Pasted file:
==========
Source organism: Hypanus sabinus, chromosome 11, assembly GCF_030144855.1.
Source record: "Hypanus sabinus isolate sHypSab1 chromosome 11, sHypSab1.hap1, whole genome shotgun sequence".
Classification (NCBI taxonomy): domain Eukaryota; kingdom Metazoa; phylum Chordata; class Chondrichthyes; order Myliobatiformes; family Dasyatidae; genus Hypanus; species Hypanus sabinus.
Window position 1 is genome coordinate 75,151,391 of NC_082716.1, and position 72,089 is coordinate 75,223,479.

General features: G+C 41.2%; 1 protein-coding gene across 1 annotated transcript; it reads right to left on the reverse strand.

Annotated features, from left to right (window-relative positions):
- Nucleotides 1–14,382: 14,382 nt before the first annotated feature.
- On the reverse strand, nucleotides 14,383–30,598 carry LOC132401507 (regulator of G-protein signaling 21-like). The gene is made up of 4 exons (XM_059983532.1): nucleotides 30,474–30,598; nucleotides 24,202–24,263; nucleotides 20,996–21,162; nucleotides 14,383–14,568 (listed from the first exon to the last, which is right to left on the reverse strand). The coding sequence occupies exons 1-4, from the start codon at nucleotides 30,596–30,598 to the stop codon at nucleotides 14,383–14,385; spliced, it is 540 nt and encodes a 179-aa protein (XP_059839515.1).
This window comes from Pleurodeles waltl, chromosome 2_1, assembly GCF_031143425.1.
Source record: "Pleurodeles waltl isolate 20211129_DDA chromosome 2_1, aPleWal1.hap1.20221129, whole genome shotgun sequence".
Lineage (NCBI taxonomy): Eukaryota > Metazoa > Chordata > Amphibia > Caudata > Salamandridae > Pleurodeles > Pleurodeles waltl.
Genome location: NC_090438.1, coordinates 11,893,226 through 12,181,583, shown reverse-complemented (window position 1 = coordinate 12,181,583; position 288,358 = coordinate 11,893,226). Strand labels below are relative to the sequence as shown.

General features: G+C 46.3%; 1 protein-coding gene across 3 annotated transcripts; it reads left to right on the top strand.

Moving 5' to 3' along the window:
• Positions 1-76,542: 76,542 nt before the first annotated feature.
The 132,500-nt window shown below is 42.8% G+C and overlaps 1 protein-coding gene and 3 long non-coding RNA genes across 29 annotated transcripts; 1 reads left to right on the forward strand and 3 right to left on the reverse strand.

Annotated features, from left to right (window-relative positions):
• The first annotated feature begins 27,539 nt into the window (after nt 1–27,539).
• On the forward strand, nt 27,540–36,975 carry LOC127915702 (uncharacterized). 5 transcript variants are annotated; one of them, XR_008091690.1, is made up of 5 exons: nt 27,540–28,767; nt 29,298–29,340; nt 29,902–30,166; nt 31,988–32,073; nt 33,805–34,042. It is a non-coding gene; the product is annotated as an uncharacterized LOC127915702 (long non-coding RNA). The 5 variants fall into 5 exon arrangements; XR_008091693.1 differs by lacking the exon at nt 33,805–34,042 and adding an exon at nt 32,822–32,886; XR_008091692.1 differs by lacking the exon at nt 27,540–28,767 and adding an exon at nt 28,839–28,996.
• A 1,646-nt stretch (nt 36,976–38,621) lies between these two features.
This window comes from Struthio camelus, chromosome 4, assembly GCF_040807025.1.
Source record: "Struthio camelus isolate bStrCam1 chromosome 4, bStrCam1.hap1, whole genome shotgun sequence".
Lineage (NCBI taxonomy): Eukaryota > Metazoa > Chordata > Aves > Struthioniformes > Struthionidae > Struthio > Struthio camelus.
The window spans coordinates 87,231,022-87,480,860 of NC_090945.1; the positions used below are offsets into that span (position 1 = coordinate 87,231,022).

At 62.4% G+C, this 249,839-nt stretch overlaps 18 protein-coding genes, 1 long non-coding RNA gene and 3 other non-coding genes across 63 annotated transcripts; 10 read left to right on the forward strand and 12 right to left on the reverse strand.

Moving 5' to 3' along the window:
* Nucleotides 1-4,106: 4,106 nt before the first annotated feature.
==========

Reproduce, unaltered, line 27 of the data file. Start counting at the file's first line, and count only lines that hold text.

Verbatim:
* Nucleotides 1-4,106: 4,106 nt before the first annotated feature.